Internal Medicine


Echinococcosis is a parasitic disease of tapeworms of the Echinococcus type characterized by production of unilocular or multilocular cystic disease of lung and liver.

Echinococcosis is a parasitic disease of tapeworms of the Echinococcus type characterized by production of unilocular or multilocular cystic disease of lung and liver.


A. Cystic echinococcosis (M/C)

  • Also known as, unilocular echinococcosis
  • Caused by Echinococcus granulosus sensu lato

B. Alveolar echinococcosis (#2 M/C)

  • Also known as alveolar colloid of the liver, alveolar hydatid disease, alveolococcosis, multilocular echinococcosis, “small fox tapeworm”
  • Caused by Echinococcus multilocularis

C. Polycystic echinococcosis:

  • Also known as human polycystic hydatid disease, neotropical echinococcosis
  • Caused by Echinococcus vogeli and very rarely, Echinococcus oligarthrus.


Life cycle

The adult Echinococcus granulosus (3 to 6 mm long) [1] resides in the small bowel of the definitive hosts (dogs or other carnivores). Gravid proglottids release eggs [2] that are passed in the feces. After ingestion by a suitable intermediate host (under natural conditions: sheep, goat, swine, cattle, horses, camel), the egg hatches in the small bowel and releases an oncosphere [3] that penetrates the intestinal wall and migrates through the circulatory system into various organs, especially the liver and lungs. In these organs, the oncosphere develops into a cyst [4] that enlarges gradually, producing protoscolices and daughter cysts that fill the cyst interior. The definitive host becomes infected by ingesting the cyst-containing organs of the infected intermediate host. After ingestion, the protoscolices [5] evaginate, attach to the intestinal mucosa [6] and develop into adult stages [1] in 32 to 80 days. The same life cycle occurs with E. multilocularis (1.2 to 3.7 mm), with the following differences: the definitive hosts are foxes, and to a lesser extent dogs, cats, coyotes and wolves; the intermediate host are small rodents; and larval growth (in the liver) remains indefinitely in the proliferative stage, resulting in invasion of the surrounding tissues. With E. vogeli (up to 5.6 mm long), the definitive hosts are bush dogs and dogs; the intermediate hosts are rodents; and the larval stage (in the liver, lungs and other organs) develops both externally and internally, resulting in multiple vesicles. E. oligarthrus (up to 2.9 mm long) has a life cycle that involves wild felids as definitive hosts and rodents as intermediate hosts. Humans become infected by ingesting eggs , with resulting release of oncospheres in the intestine and the development of cysts in various organs. | By David Richfield (User:Slashme)When using this image in external works, it may be cited as follows:Richfield, David (2014). “Medical gallery of David Richfield”. WikiJournal of Medicine 1 (2). DOI:10.15347/wjm/2014.009. ISSN 2002-4436. – Image adapted from original available at the United States Centres for Disease Control Parasitology Identification Laboratory, Public Domain,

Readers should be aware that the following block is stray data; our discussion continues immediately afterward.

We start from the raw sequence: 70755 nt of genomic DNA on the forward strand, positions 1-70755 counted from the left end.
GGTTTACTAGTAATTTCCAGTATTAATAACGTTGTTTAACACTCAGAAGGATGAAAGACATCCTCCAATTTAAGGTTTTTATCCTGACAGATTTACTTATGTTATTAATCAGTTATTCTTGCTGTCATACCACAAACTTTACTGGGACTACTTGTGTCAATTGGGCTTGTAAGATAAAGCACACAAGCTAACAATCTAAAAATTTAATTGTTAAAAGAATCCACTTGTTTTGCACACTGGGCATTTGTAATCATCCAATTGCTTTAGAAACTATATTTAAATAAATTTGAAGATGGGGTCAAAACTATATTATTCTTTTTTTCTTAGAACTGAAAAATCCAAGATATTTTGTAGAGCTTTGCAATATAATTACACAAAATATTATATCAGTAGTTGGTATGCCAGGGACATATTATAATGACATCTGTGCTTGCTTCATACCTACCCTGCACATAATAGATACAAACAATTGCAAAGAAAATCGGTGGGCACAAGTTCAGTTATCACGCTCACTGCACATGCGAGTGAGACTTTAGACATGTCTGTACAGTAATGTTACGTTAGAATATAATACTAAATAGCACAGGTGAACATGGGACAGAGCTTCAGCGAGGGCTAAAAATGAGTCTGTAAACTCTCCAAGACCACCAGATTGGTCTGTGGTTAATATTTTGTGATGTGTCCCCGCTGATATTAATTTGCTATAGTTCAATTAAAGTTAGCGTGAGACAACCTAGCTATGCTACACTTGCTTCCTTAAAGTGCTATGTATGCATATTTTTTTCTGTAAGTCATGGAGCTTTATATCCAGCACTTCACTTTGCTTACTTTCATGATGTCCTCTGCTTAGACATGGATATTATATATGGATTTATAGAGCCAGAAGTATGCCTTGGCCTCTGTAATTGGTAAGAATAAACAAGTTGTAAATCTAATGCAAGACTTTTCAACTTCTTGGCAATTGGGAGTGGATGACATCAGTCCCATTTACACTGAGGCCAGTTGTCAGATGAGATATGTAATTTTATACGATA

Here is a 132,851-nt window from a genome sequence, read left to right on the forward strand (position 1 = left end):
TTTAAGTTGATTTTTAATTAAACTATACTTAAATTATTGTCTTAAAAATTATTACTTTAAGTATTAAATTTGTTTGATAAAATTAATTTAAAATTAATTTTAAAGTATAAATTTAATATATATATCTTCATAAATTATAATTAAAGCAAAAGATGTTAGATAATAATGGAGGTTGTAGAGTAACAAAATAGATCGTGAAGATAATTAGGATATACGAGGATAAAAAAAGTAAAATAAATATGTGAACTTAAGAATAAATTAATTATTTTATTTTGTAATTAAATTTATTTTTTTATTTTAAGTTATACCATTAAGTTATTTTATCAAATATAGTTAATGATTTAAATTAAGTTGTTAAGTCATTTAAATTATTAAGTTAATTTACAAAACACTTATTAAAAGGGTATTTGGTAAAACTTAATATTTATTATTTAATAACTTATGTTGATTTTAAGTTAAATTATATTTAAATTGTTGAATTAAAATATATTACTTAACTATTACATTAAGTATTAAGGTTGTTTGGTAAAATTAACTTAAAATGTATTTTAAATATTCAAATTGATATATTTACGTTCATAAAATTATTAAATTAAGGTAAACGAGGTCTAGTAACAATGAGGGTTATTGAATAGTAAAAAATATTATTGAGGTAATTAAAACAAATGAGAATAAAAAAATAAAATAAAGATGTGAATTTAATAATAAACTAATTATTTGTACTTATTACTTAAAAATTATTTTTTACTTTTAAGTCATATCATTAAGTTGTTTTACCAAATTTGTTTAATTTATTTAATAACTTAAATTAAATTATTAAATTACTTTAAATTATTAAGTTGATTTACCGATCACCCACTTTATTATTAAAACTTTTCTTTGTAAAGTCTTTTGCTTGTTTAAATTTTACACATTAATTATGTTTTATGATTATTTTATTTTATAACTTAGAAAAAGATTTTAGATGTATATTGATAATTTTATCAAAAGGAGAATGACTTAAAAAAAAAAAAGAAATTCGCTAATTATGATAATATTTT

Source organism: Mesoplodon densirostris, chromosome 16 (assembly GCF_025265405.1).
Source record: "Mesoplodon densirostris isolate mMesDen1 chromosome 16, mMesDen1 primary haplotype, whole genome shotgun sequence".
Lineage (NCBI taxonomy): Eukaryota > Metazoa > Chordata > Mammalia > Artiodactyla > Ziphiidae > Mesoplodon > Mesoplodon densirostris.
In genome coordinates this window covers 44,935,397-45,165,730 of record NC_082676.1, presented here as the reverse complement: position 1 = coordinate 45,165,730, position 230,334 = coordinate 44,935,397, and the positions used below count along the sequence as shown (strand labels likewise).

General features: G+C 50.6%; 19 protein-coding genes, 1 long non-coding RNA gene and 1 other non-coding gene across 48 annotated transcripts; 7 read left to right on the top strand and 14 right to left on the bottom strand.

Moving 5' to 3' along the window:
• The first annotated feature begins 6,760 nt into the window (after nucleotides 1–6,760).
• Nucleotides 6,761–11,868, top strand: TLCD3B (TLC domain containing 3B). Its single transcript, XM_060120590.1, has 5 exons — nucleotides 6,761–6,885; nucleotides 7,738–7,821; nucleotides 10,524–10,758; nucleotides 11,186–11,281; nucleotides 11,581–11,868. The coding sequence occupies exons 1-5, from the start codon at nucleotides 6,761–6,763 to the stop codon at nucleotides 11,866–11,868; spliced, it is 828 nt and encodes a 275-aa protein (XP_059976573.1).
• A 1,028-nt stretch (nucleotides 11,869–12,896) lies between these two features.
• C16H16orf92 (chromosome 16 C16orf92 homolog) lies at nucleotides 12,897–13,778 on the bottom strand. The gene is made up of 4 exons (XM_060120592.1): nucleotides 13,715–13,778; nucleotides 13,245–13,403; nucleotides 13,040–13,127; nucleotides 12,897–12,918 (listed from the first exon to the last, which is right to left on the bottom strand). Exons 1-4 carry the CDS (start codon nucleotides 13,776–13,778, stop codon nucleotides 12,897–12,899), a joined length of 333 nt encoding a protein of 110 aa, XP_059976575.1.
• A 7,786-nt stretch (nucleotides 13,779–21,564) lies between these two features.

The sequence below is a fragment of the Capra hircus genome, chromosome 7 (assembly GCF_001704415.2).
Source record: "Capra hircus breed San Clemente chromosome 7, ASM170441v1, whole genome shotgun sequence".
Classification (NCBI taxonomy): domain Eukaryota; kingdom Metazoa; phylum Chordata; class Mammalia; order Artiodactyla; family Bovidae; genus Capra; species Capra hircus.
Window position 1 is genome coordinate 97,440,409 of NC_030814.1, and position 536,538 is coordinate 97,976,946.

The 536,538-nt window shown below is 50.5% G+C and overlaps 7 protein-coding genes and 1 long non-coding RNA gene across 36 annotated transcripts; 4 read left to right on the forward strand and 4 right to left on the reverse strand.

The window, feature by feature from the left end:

Hydatid cyst: